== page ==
Coming this October: Killing Commendatore, the much-anticipated new novel from Haruki Murakami Part romance, part detective story, Sputnik Sweetheart tells the story of a tangled triangle of uniquely unrequited love. K is madly in love with his best friend, Sumire, but her devotion to a writerly life precludes her from any personal commitments. At least, that is, until she meets an older woman to whom she finds herself irresistibly drawn. When Sumire disappears from an island off the coast of Greece, K is solicited to join the search party--and finds himself drawn back into her world and beset by ominous visions. Subtle and haunting, Sputnik Sweetheart is a profound meditation on human longing.
About the Author
Born in Kyoto, Japan, in 1949, Haruki Murakami grew up in Kobe and now lives near Tokyo. The most recent of his many honors is the Yomiuri Literary Prize, whose previous recipients include Yukio Mishima, Kenzaburo Oe, and Kobo Abe. His work has been translated into moer than fifty languages.
“Grabs you from its opening lines. . . . [Murakami’s] never written anything more openly emotional.” –Los Angeles Magazine
“Murakami is a genius.” –Chicago Tribune
“Murakami has an unmatched gift for turning psychological metaphors into uncanny narratives.” –The New York Times Book Review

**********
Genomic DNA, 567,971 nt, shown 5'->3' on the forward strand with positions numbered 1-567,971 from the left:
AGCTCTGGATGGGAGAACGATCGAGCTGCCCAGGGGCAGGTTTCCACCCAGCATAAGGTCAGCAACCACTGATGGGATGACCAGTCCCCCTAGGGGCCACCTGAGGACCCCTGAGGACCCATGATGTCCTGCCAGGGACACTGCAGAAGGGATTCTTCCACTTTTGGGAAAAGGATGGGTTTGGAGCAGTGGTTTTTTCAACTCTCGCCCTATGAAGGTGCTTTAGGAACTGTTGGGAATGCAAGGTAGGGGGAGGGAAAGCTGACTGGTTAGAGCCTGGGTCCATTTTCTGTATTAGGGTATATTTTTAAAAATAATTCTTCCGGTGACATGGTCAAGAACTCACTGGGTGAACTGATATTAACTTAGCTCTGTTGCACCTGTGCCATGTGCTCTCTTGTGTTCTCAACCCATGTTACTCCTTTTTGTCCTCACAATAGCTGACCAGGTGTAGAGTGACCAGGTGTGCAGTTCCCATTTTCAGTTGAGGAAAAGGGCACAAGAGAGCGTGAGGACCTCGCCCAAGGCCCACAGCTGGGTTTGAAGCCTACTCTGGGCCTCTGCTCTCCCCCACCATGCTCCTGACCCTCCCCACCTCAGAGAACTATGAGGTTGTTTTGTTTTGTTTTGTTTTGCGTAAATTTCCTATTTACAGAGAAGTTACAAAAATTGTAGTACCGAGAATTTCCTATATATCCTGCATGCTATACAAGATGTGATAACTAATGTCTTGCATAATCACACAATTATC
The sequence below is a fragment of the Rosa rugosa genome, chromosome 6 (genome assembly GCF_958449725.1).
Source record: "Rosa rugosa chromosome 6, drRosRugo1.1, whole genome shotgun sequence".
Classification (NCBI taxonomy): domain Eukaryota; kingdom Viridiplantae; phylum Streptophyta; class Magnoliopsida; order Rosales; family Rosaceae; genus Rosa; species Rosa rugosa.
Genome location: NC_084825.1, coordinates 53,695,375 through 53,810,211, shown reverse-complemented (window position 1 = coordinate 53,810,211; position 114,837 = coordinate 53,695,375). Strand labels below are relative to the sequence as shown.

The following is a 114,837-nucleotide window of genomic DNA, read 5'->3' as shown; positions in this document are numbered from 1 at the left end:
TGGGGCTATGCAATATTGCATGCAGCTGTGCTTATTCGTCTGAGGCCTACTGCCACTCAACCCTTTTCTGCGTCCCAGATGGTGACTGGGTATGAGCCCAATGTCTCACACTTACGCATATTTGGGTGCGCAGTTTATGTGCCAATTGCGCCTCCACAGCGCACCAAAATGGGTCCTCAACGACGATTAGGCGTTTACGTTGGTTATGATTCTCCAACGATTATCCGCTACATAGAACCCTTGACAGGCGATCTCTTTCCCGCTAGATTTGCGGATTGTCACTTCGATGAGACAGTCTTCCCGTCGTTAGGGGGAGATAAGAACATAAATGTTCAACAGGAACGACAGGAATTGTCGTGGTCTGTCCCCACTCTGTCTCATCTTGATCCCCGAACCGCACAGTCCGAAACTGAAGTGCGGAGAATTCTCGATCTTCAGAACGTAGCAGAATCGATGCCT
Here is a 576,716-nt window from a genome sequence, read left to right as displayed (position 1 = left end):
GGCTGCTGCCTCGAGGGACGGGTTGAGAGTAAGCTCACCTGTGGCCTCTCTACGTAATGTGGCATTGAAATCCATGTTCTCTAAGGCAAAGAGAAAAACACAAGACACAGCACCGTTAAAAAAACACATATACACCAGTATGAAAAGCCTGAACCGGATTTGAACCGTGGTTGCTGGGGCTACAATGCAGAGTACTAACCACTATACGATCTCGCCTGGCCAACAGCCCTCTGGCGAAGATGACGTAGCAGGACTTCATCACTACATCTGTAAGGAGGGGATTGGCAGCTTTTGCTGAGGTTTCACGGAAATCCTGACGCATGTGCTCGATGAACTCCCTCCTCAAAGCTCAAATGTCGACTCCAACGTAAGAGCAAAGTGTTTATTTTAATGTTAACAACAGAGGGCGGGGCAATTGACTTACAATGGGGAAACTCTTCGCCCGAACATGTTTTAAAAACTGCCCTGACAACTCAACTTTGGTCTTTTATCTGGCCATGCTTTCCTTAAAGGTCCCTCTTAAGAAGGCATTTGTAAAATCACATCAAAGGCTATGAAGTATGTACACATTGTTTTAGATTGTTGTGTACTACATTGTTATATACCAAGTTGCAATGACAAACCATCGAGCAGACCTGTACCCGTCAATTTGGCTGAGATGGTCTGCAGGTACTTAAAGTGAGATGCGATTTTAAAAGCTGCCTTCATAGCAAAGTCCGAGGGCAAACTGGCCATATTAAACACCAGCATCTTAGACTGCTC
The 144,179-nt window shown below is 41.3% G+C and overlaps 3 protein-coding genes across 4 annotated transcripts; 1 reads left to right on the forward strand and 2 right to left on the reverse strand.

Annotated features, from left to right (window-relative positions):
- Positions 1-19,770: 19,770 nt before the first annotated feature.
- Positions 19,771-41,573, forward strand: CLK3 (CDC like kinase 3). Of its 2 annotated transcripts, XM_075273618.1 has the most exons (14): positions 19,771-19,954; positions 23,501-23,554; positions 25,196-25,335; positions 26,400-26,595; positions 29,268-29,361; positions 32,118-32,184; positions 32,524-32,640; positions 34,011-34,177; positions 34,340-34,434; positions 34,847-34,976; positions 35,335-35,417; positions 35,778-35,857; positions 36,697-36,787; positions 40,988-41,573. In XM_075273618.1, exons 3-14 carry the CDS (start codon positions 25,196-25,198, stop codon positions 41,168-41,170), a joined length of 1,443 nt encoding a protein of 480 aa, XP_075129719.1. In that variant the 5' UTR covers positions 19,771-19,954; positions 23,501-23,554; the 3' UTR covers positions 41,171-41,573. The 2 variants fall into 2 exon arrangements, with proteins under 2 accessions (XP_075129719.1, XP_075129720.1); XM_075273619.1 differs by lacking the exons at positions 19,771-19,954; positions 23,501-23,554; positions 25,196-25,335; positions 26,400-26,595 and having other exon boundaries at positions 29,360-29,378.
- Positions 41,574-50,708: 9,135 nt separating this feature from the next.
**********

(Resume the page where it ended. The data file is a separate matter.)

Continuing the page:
“An agonizing, sweet story about the power and the pain of love. . . . Immensely deepened by perfect little images that leave much to be filled in by the reader’s heart or eye.” –The Baltimore Sun
“[Murakami belongs] in the topmost rank of writers of international stature.” –Newsday
“Murakami’s true achievement lies in the humor and vision he brings to even the most despairing moments.” –The New Yorker
“Perhaps better than any contemporary writer, [Murakami] captures and lays bare the raw human emotion of longing.” –BookPage
“Murakami . . . has a deep interest in the alienation of self, which lifts [Sputnik Sweetheart] into both fantasy and philosophy.” –San Francisco Chronicle
“Not just a great Japanese writer but a great writer, period.” –Los Angeles Times Book Review